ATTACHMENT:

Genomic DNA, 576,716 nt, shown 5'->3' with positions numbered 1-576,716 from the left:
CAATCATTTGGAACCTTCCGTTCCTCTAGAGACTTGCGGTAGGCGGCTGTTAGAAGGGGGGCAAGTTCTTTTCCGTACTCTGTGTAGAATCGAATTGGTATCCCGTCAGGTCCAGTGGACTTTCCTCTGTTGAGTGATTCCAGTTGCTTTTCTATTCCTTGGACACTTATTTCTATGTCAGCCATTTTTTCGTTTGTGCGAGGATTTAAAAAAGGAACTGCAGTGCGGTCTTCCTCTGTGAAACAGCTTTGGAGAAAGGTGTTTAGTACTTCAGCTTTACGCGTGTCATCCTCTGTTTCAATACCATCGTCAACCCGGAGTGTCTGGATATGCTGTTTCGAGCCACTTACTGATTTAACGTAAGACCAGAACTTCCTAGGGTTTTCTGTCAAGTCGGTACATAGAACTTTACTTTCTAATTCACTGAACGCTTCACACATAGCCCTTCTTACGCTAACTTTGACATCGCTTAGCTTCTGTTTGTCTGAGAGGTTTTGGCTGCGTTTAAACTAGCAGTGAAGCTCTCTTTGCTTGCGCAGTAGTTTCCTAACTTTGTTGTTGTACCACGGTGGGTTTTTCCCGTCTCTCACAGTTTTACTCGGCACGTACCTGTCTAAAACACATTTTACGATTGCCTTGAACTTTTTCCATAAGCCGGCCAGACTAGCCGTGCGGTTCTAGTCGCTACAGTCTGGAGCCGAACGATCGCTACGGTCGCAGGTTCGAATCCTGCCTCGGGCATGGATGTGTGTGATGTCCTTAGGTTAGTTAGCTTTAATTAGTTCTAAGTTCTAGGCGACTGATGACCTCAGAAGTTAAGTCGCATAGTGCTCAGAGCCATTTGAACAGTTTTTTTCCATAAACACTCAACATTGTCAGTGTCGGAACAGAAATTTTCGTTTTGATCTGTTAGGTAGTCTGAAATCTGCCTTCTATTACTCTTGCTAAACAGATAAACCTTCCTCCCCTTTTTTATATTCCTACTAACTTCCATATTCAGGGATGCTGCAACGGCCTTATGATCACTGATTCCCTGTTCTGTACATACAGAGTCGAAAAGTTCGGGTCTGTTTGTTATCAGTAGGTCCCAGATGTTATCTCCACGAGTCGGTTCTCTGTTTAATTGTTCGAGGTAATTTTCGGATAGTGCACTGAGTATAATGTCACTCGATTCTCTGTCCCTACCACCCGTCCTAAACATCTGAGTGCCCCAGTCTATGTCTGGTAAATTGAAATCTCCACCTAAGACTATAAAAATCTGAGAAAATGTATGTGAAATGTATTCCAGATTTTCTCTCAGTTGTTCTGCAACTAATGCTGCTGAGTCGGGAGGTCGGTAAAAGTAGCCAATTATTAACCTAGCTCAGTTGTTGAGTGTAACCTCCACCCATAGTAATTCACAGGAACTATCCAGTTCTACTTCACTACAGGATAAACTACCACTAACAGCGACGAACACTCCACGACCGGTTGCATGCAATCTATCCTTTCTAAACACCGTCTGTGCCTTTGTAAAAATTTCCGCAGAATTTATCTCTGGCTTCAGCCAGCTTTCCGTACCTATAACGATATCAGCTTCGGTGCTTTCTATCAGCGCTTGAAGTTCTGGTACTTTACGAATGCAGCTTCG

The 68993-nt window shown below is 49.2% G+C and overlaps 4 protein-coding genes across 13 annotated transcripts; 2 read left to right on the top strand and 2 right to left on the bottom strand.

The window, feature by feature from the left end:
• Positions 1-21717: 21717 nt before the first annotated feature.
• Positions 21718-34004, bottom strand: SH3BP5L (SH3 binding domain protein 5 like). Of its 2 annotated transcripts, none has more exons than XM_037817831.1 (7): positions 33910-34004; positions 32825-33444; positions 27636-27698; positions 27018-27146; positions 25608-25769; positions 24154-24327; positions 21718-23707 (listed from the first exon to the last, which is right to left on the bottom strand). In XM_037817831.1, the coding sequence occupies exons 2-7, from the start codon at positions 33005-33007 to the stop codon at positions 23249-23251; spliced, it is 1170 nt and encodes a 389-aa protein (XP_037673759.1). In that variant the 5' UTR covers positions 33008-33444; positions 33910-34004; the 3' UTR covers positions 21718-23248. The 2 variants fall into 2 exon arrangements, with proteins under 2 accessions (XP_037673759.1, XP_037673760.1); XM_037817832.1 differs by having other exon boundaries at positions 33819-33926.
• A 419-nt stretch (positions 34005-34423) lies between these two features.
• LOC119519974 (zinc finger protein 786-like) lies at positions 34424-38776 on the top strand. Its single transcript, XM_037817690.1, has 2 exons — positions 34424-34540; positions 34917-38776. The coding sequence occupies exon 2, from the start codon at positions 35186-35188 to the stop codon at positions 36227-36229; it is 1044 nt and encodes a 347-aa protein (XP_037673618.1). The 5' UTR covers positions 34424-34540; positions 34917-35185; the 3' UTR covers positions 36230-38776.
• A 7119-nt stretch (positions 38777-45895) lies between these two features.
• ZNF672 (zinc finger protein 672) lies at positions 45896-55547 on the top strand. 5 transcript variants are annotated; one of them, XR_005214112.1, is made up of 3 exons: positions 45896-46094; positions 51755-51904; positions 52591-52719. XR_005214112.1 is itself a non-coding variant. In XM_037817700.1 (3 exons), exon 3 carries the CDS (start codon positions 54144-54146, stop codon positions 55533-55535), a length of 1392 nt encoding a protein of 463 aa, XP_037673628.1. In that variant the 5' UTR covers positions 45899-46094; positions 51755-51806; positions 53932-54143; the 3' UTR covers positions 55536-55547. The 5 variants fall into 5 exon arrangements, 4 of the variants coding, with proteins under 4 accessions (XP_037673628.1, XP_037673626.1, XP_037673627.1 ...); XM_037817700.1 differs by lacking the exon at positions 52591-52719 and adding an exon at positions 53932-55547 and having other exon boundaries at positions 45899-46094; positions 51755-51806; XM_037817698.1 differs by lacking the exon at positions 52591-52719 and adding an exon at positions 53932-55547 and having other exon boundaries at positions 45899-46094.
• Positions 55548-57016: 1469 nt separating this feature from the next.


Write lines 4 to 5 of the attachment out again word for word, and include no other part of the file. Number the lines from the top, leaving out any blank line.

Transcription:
The window, feature by feature from the left end:
• Positions 1-21717: 21717 nt before the first annotated feature.